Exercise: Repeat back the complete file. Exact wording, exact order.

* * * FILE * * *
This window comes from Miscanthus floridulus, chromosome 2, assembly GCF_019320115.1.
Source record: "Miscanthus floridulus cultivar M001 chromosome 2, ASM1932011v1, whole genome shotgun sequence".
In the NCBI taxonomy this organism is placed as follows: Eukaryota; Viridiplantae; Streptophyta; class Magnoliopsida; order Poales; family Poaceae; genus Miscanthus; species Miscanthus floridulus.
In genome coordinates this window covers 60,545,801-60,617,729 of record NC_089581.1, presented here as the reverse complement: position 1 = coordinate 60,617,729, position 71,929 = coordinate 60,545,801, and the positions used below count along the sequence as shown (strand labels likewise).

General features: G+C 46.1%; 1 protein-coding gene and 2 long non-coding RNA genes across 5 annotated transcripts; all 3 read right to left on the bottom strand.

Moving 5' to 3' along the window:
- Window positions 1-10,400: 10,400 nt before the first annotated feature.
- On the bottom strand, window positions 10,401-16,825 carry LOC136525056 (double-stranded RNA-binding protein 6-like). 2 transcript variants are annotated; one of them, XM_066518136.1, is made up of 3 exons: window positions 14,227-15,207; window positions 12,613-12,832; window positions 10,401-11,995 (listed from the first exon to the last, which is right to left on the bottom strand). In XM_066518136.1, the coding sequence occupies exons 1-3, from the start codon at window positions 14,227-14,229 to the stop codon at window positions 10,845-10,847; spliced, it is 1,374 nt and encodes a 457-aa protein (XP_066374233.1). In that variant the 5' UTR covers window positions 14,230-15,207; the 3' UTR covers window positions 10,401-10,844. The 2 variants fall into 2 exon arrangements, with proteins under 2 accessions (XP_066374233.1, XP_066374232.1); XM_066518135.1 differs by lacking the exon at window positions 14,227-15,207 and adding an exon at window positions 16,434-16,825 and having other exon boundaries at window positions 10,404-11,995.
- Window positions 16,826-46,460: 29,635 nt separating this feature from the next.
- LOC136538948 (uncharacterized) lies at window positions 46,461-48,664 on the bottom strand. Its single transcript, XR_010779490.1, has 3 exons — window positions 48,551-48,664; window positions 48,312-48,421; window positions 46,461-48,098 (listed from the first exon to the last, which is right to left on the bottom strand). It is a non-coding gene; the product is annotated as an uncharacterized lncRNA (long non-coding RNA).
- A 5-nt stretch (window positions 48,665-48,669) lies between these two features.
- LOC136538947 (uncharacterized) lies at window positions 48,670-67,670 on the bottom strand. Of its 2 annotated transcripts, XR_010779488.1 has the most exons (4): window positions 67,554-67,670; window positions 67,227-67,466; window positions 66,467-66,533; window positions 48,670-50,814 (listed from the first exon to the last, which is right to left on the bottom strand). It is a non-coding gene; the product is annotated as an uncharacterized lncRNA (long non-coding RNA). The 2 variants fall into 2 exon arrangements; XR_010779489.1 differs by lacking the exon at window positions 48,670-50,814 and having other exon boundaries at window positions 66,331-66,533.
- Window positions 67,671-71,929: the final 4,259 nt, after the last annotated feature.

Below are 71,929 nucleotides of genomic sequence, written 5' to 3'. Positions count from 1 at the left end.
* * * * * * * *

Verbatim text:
This window comes from Miscanthus floridulus, chromosome 2, assembly GCF_019320115.1.
Source record: "Miscanthus floridulus cultivar M001 chromosome 2, ASM1932011v1, whole genome shotgun sequence".
In the NCBI taxonomy this organism is placed as follows: Eukaryota; Viridiplantae; Streptophyta; class Magnoliopsida; order Poales; family Poaceae; genus Miscanthus; species Miscanthus floridulus.
In genome coordinates this window covers 60,545,801-60,617,729 of record NC_089581.1, presented here as the reverse complement: position 1 = coordinate 60,617,729, position 71,929 = coordinate 60,545,801, and the positions used below count along the sequence as shown (strand labels likewise).

General features: G+C 46.1%; 1 protein-coding gene and 2 long non-coding RNA genes across 5 annotated transcripts; all 3 read right to left on the bottom strand.

Moving 5' to 3' along the window:
- Window positions 1-10,400: 10,400 nt before the first annotated feature.
- On the bottom strand, window positions 10,401-16,825 carry LOC136525056 (double-stranded RNA-binding protein 6-like). 2 transcript variants are annotated; one of them, XM_066518136.1, is made up of 3 exons: window positions 14,227-15,207; window positions 12,613-12,832; window positions 10,401-11,995 (listed from the first exon to the last, which is right to left on the bottom strand). In XM_066518136.1, the coding sequence occupies exons 1-3, from the start codon at window positions 14,227-14,229 to the stop codon at window positions 10,845-10,847; spliced, it is 1,374 nt and encodes a 457-aa protein (XP_066374233.1). In that variant the 5' UTR covers window positions 14,230-15,207; the 3' UTR covers window positions 10,401-10,844. The 2 variants fall into 2 exon arrangements, with proteins under 2 accessions (XP_066374233.1, XP_066374232.1); XM_066518135.1 differs by lacking the exon at window positions 14,227-15,207 and adding an exon at window positions 16,434-16,825 and having other exon boundaries at window positions 10,404-11,995.
- Window positions 16,826-46,460: 29,635 nt separating this feature from the next.
- LOC136538948 (uncharacterized) lies at window positions 46,461-48,664 on the bottom strand. Its single transcript, XR_010779490.1, has 3 exons — window positions 48,551-48,664; window positions 48,312-48,421; window positions 46,461-48,098 (listed from the first exon to the last, which is right to left on the bottom strand). It is a non-coding gene; the product is annotated as an uncharacterized lncRNA (long non-coding RNA).
- A 5-nt stretch (window positions 48,665-48,669) lies between these two features.
- LOC136538947 (uncharacterized) lies at window positions 48,670-67,670 on the bottom strand. Of its 2 annotated transcripts, XR_010779488.1 has the most exons (4): window positions 67,554-67,670; window positions 67,227-67,466; window positions 66,467-66,533; window positions 48,670-50,814 (listed from the first exon to the last, which is right to left on the bottom strand). It is a non-coding gene; the product is annotated as an uncharacterized lncRNA (long non-coding RNA). The 2 variants fall into 2 exon arrangements; XR_010779489.1 differs by lacking the exon at window positions 48,670-50,814 and having other exon boundaries at window positions 66,331-66,533.
- Window positions 67,671-71,929: the final 4,259 nt, after the last annotated feature.

Below are 71,929 nucleotides of genomic sequence, written 5' to 3'. Positions count from 1 at the left end.